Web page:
Archive for February 2012

Monday’s Art Class: Attridge Tracks

February 27, 2012

Today, I painted another winter scene from Silverstar Ski Resort.

Normally I’m not so repetitive, and after a few “safe” easy paintings, I’ll usually pick something difficult to challenge myself.

But life’s been difficult enough lately.  I don’t need any more challenges.   Instead, I just want to paint what I’m passionate about, and right now, that happens to be skiing in British Columbia.

So bear with me while I post another ski painting.

Here’s the scene I picked.  It’s from the part of the ski hill known as Attridge.

I choose this scene because I like the blue and white contrast, and the horizon tilting towards the middle.  The ski tracks are off-center and seem to go right into the painting, giving a sense of depth.  The trees are scraggly and irregular and also off-center.   Overall I found the composition of this photo pleasing.

And here’s the actual painting:

The color palette was almost the same as last weeks’.   Mostly cerulean blue for the sky and the snow shadows.  The trees were Van Dyke brown, mixed with sap green, cobalt blue and Paynes grey.

I deliberately didn’t paint all the trees in the middle, because it would have looked like mud.

I also left out ski tracks on the bottom, because I wanted to emphasize the ski tracks going into the painting, and not the “busy” foreground.

To break up the dark green true hues, I followed my art teachers’ advice, and added a touch of alizarin crimson to the mix, to give a hint of reddish-brown.

One thing about painting snow, is to not be afraid to mix in a few colors.   Here, you can see I added violet to the blue, as well as cadmium yellow to warm things up.

Another hint, to make things really jump out of the painting, is to make sharp edges on abrupt color changes.

For example, with the snow clumps:

As well as the edge of the tree-line:

Just when I thought I was finished, my teacher noticed the ski tracks stood out too much.  They were overpowering the whole painting.

Soften one of the edges, he suggested.

So I used a wet brush to blur out the right-hand side, so that the blue and white were more blended together.  I left the left hand side of each ski track as it was, with a sharp contrast between the blue and white.

The whole thing took me about 60 seconds to do, and it made all the difference in the world.

It’s amazing what these small changes can do.

And that’s one more trick I’ll be remembering for next time.



Monday’s Art Class: Moonrise over the Monashees.

February 20, 2012

Here’s a photo from a couple of weeks ago,  taken at SilverStar, BC.     I couldnt’ resist the full moon rising over the Monashees in the distance.


Of course, I knew I had to paint this.  It was on my short list, and I finished it tonight.  Here’s the result:


The first thing I did was use a dime to trace a circle for the moon, and cover it with masking compound.   I made sure to put the moon off-center, about one third from the right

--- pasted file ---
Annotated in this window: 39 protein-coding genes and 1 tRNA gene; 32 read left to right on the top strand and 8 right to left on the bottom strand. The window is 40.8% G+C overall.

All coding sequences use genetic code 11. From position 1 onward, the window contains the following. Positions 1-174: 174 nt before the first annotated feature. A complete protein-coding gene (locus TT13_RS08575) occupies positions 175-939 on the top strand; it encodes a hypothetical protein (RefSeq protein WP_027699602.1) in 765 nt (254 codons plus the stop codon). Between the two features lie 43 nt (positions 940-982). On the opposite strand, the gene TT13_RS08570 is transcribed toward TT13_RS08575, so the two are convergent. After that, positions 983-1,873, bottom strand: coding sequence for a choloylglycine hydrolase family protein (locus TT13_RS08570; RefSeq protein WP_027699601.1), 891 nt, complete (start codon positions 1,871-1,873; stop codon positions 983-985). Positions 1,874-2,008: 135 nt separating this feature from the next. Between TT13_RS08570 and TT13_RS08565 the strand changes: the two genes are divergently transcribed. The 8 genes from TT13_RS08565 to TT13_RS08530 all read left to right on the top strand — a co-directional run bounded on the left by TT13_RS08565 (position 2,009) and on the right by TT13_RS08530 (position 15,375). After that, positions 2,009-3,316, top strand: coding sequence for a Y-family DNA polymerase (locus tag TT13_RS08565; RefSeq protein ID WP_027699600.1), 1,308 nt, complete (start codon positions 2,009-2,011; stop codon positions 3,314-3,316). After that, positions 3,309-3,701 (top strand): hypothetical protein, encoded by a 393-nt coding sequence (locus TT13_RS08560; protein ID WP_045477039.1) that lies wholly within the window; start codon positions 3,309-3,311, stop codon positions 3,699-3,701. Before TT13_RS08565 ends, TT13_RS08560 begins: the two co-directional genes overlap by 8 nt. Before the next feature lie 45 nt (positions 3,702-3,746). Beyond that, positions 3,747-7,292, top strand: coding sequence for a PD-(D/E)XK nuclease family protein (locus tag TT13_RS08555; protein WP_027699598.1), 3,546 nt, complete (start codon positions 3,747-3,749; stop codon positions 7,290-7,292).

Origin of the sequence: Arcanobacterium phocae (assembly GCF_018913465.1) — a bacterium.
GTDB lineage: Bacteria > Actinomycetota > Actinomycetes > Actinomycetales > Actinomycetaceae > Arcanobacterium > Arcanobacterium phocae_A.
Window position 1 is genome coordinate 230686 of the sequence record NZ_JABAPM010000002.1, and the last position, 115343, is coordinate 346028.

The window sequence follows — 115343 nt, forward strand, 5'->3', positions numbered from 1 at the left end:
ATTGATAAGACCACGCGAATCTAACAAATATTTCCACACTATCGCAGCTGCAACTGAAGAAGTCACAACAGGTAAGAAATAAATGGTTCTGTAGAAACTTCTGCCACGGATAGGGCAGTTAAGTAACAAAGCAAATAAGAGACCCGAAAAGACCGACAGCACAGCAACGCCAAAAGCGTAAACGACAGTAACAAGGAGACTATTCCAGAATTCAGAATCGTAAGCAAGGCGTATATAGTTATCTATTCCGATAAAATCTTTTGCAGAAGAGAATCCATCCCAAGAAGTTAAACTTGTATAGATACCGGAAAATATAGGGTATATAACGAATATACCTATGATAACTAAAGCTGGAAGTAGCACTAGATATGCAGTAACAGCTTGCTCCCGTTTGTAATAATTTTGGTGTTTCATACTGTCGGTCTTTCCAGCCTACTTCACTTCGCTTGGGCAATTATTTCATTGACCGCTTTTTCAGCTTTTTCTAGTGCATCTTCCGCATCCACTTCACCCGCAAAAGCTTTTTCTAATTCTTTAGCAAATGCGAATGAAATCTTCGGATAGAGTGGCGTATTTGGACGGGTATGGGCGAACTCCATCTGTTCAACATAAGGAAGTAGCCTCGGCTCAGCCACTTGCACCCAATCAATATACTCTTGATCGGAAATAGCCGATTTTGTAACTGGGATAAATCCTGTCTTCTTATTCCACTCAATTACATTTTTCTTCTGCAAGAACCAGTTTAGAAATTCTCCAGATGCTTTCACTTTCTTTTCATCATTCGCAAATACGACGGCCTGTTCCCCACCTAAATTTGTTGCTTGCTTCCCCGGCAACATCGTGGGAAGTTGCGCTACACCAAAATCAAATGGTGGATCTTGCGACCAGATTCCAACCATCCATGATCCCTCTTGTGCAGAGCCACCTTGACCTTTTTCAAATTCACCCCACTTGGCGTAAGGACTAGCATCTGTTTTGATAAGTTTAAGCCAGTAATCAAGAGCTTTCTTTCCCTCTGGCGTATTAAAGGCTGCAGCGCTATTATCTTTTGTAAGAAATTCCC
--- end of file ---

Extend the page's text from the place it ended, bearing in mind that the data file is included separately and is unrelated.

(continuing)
I set the horizon about one third from the bottom, leaving two-thirds sky.    When in doubt, always use the one-third/two-third rule.   That makes for good composition that’s pleasing to the eye.   Dunno why, but people like it.

Next, I made a wet-on-wet wash for the sky.  With cadmium yellow/orange on the bottom, cerulean blue in the middle, and violet/cerulean blue on the top.

I painted in the mountains in the background, leaving some white spots, using a mixture of brown, blue and purples.   It really didnt’ matter what the background was…it was  just filler for the trees in the background.   I added just a hint of light pink for the snow-capped mountains.

The icing on the cake was painting the trees.   I used a combination of sap green, Van Dyke brown, Paynes Gray and Cobalt Blue.  I chose the dark pigments to make the trees stand out from the lighter background.

I was holding my breath when I painted the thin branches at the tree tops.   You do one of these wrong, you make the line too thick, you can ruin the whole painting.

Spruce trees are really fun to paint with a rigger brush, which has long and narrow bristles.   They wobbles and bend as you paint, giving the branches a loose, spontaneous look.

The secret is not to overdo things.   Paint what you need to, and get out.     These trees probably only took ~15 minutes.

The final touch was removing the masking compound, leaving a pure white disk of the moon.   That was too harsh against the violet background, so I wetted the paper, and just barely dabbed a touch of yellow onto it.

I did this twice, and it gave the moon just enough of a yellow shade to soften its look.  It looks a bit mottled, which is what I wanted.

Thirteen Days of Silverstar

February 15, 2012


January 27th.


January 28th.a


January 29th.


January 30th.


February 2nd.


February 3rd


February 4th


February 5th


February 6th


February 7th


February 8th


February 10th


February 11th

Ghostly Trees

February 1, 2012

Skiing  in Western Canada is beautiful,  not only because of the mountains,  but because of the trees.

Especially at the higher altitudes,  when the trees are often in the clouds.    Under the right conditions,  the snow and hoar frost accumulates  on the branches and  covers everything in white. 

The trees take on weird shapes, and form  “snow ghosts”.

I especially like snow ghosts on clear days, where the brilliant white contracts the azure sky, to the point that it almost hurts to look at.

I never get tired of  watching the trees on these days.    The color and lighting changes by the hour,  and you never see the same  scene twice. 

I’ll  take dozens of photos in a single day.    And some of those photos will become  watercolor paintings in the near future.

Oh yes, they will.



On a